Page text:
Toytrain from Shimla

View over Shimla.

View over Shimla.

After the luxury of Sunil looking after us in the jeep for 9 days the public bus to Shimla from Rampur was a bit of a shock – all the chai-wallahs, ice-cream-wallahs and give-me-money-wallahs shouting and getting on and off the bus. One child had a basket with a snake in it (live, but looked both shaken and stirred) – he shoved the thing right under my nose and I could see the tongue flickering in and out. Not sure if I was meant to buy it, eat it, or pay to photograph it but I opted for neither.. Sometimes I do wish I could photograph these weirdos (..don’t care about political correctness when it comes to animal abuse), but I don’t want to give money to encourage this “business”. We had seen a snake charmer with a live cobra in Manali also who wanted us to photograph him – usually the fangs of these snakes are ripped out or the mouth sewn shut – once the thing gets close to dying they toss it away to starve to death and just catch a new one.

The Viceroys toy train.

The Viceroy's toy train.

Our backpacks that had been stored in a box at the back of the bus arrived in Shimla looking like if they had plowed a field with them. We carried the big lumps of dirt on our backs up the hill in Shimla to a hostel where we spent one night before catching a famous narrow-gauge railway down to the town of Kalka the next day. The railroad is a relic from the days of the British, who used the tiny hillstation of Shimla at 2160m to rule the whole sub-continent from for the part of the year when the Indian sun proved to much for the British skin, which was quite a big part. Before they had finally completed the railway in 1903, a handy stretch of 96 kilometers with 103 separate tunnels through the mountain, they used to haul their entire administration up and down a horse-and-cart trail twice a year for 40 years. The train moves at a very relaxing phase, taking 5-7 hours to complete the short trip to the lowlands, and there’s some sort of interesting system in place with drivers and platform staff exchanging brass discs and leather pouches along the way which somehow ensures you can’t meet a train heading the opposite direction. Fail-safe we’re told. The first bit from Shimla is very scenic (you’re probably supposed to take it the other direction so the view gets nicer and nicer..) but along the route, with plenty of stops to buy drinks and food and everyone throwing everything right out the window, it starts to look more and more dirty. I don’t quite follow the reasoning in paying extra for a scenic trip (the bus is much faster and cheaper) and then doing everything you can to make it uglier along the way! But I’ve only been in India for two months of course.. The town Kalka at the other end of the line, complete with shanty-towns on the outskirts, looks entirely indistinguishable from a large rubbish heap.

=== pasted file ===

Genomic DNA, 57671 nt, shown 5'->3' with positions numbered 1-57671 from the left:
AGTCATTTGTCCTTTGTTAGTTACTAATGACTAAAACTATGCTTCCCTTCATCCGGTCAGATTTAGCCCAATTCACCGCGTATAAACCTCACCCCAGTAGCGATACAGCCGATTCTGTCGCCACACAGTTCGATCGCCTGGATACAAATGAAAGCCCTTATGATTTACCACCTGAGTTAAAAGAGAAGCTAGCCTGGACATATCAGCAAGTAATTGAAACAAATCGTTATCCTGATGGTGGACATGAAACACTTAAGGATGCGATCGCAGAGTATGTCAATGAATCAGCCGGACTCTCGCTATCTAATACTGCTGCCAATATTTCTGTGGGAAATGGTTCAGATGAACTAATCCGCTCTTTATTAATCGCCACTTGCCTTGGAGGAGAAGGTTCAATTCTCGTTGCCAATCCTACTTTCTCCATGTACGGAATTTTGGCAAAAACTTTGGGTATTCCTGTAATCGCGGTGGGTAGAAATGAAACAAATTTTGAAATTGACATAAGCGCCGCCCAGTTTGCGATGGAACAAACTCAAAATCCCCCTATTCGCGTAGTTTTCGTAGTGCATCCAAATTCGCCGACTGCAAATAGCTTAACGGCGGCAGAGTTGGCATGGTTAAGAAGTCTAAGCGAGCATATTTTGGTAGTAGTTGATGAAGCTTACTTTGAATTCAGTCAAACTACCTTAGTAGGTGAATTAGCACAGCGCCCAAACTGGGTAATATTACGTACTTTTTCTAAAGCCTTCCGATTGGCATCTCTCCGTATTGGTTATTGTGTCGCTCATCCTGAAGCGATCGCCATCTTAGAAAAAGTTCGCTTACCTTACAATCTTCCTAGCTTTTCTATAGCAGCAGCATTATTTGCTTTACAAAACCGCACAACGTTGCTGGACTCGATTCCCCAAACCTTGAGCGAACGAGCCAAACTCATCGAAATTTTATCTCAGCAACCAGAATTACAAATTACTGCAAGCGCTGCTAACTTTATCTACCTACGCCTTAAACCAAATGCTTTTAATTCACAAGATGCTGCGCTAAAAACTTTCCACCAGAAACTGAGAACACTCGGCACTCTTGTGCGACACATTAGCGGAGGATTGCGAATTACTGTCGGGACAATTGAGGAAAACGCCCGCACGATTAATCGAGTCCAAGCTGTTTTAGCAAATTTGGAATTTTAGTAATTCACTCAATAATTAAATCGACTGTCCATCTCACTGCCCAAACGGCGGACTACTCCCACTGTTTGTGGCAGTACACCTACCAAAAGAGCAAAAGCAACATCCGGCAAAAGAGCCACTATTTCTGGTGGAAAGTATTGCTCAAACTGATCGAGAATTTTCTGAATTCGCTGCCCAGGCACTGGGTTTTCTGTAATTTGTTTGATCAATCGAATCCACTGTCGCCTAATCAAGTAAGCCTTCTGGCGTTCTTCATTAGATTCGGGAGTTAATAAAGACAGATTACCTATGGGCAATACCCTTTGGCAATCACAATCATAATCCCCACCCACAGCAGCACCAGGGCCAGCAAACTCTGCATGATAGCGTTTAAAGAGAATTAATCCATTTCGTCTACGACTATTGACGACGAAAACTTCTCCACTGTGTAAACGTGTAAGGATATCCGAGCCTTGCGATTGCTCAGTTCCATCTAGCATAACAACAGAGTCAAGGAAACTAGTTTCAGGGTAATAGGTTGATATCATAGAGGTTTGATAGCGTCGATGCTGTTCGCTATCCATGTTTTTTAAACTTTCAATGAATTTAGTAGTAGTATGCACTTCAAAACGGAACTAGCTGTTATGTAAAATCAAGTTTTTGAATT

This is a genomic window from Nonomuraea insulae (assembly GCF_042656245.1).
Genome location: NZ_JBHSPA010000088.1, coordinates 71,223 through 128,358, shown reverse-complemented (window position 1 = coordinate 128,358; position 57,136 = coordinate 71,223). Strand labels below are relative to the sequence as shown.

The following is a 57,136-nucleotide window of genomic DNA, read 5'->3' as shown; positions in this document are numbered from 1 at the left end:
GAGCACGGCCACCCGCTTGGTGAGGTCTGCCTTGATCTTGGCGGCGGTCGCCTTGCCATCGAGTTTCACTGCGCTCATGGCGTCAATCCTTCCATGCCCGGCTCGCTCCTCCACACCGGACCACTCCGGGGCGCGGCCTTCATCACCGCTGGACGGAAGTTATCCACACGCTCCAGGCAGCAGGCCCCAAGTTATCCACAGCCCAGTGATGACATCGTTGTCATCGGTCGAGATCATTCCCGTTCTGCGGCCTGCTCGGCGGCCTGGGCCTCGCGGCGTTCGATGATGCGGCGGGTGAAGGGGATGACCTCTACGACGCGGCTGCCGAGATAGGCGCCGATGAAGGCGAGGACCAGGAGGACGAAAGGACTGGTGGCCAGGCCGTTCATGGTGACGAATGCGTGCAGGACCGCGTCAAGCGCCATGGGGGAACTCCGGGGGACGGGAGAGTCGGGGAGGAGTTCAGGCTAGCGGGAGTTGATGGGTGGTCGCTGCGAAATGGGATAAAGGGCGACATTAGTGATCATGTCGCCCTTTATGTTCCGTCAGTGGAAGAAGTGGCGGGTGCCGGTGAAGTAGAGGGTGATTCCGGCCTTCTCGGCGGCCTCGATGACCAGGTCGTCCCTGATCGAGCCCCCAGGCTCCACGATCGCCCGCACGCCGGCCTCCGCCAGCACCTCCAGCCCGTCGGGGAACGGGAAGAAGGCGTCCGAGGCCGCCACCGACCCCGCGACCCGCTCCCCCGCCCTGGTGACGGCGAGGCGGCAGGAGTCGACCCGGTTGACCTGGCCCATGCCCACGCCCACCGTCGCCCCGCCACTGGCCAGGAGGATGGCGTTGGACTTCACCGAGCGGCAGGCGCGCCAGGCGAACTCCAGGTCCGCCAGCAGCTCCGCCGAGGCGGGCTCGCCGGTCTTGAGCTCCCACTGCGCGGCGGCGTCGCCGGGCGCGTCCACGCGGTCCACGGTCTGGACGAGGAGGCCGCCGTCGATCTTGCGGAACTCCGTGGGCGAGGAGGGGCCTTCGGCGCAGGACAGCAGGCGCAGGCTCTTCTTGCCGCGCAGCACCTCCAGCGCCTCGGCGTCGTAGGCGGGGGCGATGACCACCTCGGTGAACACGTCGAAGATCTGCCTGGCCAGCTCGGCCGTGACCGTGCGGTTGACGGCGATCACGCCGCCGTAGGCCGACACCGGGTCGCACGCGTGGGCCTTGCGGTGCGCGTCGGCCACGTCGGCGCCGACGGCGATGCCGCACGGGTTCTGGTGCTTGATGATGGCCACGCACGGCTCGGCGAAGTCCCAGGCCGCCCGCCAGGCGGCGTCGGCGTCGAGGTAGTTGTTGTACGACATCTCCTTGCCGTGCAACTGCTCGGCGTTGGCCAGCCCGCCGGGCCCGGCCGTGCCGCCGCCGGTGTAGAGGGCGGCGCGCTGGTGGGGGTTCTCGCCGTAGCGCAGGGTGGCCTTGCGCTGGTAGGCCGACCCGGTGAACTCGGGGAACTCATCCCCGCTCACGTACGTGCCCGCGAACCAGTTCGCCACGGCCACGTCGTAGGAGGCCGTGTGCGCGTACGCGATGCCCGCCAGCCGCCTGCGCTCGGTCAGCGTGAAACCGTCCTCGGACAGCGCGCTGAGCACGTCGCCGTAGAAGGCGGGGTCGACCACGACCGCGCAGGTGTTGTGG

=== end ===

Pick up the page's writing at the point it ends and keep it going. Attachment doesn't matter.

Not longing to linger in Kalka we already had a train booked onwards to Delhi. This turned out to be the way to travel in style in India – we didn’t even have 1st class but they still served hot food twice on the just over 4 hour trip. In Delhi we walked to a hotel close to the train station recommended by the nice Irish lady we’d shared a taxi to Amritsar with – we weren’t hassled quite as bad by the touts as when we arrived at the airport the first time a month earlier, at 2am culture-shocked and paranoid, but it was still nice to have a place picked out in advance. From Delhi we flew to Port Blair on the Andaman Islands, but that’s for the next post.

2 Responses to “Toytrain from Shimla”

  1. Chris says:

    Shimla… one of the few locations I’ve managed to track down in Google Earth… I think it’s the correct Shimla, since GE mentions a ‘Central Potato Research Institute’, and that sounds very much like the thing the British would build in their ‘Summer Administration Centre’. Use the winter time well and study spuds while you’re at it.

  2. David says:

    Hi Chris,

    Thanks for all the comments – the North Sentinel clip was a great find, and I shall certainly look for the “Central Potato Research Institute” next time I go to Shimla 🙂
    If you want to hunt down some more of the places in GE here’s a little Google Maps app I hacked together that shows the route:

    All the best,